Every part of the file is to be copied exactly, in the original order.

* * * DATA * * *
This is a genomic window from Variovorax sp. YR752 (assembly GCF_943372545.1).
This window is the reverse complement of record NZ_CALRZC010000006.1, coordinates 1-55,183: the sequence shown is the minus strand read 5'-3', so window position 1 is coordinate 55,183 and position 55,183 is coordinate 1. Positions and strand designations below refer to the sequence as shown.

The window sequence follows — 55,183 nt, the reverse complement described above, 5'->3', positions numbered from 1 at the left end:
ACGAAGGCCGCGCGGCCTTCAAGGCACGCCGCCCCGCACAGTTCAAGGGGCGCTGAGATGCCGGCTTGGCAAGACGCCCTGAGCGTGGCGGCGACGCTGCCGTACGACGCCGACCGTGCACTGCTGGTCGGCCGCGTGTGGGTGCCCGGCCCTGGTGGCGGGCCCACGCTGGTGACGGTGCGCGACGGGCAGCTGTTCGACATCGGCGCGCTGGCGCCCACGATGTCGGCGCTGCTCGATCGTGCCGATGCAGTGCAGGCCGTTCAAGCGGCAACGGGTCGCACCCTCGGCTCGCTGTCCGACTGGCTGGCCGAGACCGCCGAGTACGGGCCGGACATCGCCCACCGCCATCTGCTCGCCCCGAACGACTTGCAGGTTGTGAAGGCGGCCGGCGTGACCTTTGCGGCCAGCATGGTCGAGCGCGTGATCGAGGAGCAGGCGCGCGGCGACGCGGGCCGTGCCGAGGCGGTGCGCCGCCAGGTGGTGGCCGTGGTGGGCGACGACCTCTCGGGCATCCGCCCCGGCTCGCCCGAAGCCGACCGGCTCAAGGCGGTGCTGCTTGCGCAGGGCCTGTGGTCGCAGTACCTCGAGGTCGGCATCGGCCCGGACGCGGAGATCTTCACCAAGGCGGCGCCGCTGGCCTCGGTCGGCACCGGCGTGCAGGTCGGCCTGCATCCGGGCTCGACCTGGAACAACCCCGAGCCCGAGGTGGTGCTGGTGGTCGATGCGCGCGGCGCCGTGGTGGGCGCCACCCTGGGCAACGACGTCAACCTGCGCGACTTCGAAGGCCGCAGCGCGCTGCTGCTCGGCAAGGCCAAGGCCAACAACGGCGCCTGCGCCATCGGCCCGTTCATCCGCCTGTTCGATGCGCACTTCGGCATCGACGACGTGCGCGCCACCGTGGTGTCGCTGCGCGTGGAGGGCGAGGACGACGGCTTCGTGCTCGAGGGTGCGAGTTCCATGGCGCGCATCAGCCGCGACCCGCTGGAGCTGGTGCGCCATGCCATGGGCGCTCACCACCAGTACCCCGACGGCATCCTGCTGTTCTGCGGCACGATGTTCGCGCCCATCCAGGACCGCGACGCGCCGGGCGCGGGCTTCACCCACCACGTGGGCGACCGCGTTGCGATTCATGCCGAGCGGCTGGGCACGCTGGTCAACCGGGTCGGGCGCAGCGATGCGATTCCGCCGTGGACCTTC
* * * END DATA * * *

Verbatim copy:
This is a genomic window from Variovorax sp. YR752 (assembly GCF_943372545.1).
This window is the reverse complement of record NZ_CALRZC010000006.1, coordinates 1-55,183: the sequence shown is the minus strand read 5'-3', so window position 1 is coordinate 55,183 and position 55,183 is coordinate 1. Positions and strand designations below refer to the sequence as shown.

The window sequence follows — 55,183 nt, the reverse complement described above, 5'->3', positions numbered from 1 at the left end:
ACGAAGGCCGCGCGGCCTTCAAGGCACGCCGCCCCGCACAGTTCAAGGGGCGCTGAGATGCCGGCTTGGCAAGACGCCCTGAGCGTGGCGGCGACGCTGCCGTACGACGCCGACCGTGCACTGCTGGTCGGCCGCGTGTGGGTGCCCGGCCCTGGTGGCGGGCCCACGCTGGTGACGGTGCGCGACGGGCAGCTGTTCGACATCGGCGCGCTGGCGCCCACGATGTCGGCGCTGCTCGATCGTGCCGATGCAGTGCAGGCCGTTCAAGCGGCAACGGGTCGCACCCTCGGCTCGCTGTCCGACTGGCTGGCCGAGACCGCCGAGTACGGGCCGGACATCGCCCACCGCCATCTGCTCGCCCCGAACGACTTGCAGGTTGTGAAGGCGGCCGGCGTGACCTTTGCGGCCAGCATGGTCGAGCGCGTGATCGAGGAGCAGGCGCGCGGCGACGCGGGCCGTGCCGAGGCGGTGCGCCGCCAGGTGGTGGCCGTGGTGGGCGACGACCTCTCGGGCATCCGCCCCGGCTCGCCCGAAGCCGACCGGCTCAAGGCGGTGCTGCTTGCGCAGGGCCTGTGGTCGCAGTACCTCGAGGTCGGCATCGGCCCGGACGCGGAGATCTTCACCAAGGCGGCGCCGCTGGCCTCGGTCGGCACCGGCGTGCAGGTCGGCCTGCATCCGGGCTCGACCTGGAACAACCCCGAGCCCGAGGTGGTGCTGGTGGTCGATGCGCGCGGCGCCGTGGTGGGCGCCACCCTGGGCAACGACGTCAACCTGCGCGACTTCGAAGGCCGCAGCGCGCTGCTGCTCGGCAAGGCCAAGGCCAACAACGGCGCCTGCGCCATCGGCCCGTTCATCCGCCTGTTCGATGCGCACTTCGGCATCGACGACGTGCGCGCCACCGTGGTGTCGCTGCGCGTGGAGGGCGAGGACGACGGCTTCGTGCTCGAGGGTGCGAGTTCCATGGCGCGCATCAGCCGCGACCCGCTGGAGCTGGTGCGCCATGCCATGGGCGCTCACCACCAGTACCCCGACGGCATCCTGCTGTTCTGCGGCACGATGTTCGCGCCCATCCAGGACCGCGACGCGCCGGGCGCGGGCTTCACCCACCACGTGGGCGACCGCGTTGCGATTCATGCCGAGCGGCTGGGCACGCTGGTCAACCGGGTCGGGCGCAGCGATGCGATTCCGCCGTGGACCTTC